At the electrical level, a port consists of an interface and a protocol.
The interface is the set of pins or wires that connect the components.
The protocol defines the rules for changing the logic levels and the meaning of the associated data.
For example, an interface might be defined in RTL as:
Transmit view of interface: Receive view of interface: Idle specification: output [7:0] data; input [7:0] data; four_phase_idle = !strobe and !ack; output stobe; input stobe; input ack; output ack;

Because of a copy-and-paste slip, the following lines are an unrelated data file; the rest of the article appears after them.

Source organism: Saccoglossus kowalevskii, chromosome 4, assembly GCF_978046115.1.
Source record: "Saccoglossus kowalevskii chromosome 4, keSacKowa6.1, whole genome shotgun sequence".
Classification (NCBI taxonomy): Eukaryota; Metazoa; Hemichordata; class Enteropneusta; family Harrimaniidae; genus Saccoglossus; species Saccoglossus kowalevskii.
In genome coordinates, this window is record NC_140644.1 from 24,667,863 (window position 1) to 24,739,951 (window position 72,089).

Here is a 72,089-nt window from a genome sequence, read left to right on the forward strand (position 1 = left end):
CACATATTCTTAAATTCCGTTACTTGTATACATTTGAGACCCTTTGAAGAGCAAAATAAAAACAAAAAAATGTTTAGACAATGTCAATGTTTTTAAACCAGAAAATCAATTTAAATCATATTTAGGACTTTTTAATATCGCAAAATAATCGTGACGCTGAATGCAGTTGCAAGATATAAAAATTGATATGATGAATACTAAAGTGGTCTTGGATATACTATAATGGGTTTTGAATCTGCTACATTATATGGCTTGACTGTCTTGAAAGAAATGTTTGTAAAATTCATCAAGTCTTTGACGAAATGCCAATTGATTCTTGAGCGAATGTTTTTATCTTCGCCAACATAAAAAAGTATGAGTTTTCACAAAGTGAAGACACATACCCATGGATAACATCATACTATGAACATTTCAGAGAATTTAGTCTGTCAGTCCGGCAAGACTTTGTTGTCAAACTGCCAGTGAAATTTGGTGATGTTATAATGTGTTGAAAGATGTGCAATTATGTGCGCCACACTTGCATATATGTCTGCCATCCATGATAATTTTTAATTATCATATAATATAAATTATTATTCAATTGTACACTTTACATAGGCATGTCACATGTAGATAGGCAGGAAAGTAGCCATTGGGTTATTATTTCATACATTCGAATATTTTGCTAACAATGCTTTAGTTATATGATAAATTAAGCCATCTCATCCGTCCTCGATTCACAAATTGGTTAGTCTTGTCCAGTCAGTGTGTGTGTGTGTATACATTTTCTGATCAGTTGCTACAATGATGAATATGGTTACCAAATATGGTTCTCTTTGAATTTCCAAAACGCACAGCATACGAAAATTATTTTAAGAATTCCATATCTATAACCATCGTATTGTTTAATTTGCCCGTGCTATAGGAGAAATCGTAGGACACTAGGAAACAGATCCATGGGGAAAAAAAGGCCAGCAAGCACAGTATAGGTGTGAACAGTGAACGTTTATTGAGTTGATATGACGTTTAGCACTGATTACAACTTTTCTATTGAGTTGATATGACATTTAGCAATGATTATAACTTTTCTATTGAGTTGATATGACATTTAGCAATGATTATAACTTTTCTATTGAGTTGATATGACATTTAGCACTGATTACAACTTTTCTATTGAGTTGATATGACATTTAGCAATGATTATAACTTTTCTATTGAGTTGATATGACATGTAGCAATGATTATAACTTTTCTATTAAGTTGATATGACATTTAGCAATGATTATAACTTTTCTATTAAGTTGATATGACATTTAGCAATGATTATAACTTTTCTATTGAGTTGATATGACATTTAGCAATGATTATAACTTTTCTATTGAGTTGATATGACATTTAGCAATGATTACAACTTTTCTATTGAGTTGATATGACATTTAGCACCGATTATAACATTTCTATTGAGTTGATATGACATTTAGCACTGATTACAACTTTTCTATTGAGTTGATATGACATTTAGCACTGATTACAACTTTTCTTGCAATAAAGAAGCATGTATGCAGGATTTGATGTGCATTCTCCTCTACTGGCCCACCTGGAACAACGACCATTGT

Ports commonly implement flow-control by handshaking. Data is only transferred when both the sender and receiver are happy to proceed.
A port generally has an idle state which it returns to between each transaction.
Sometimes the start of one transaction is immediately after the end of the previous, so the transition through the idle state is only nominal.
Sometimes the begining of one transaction is temporaly overlaid with the end of a previous, so the transition through idle state has no absolute time associated with it.
There are four basic clock strategies for an interface:
|Left Side||Right Side||Name|
|1. Clocked||Clocked||Synchronous (such as Xilinx LocalLink)|
|2. Clocked||Different clock||Clock Domain Crossing (see later)|
|3. Asynchronous||Clocked||Hybrid (swapped).|
|4. Asynchronous||Asynchronous||Asynchronous (such a four-phase parallel port)|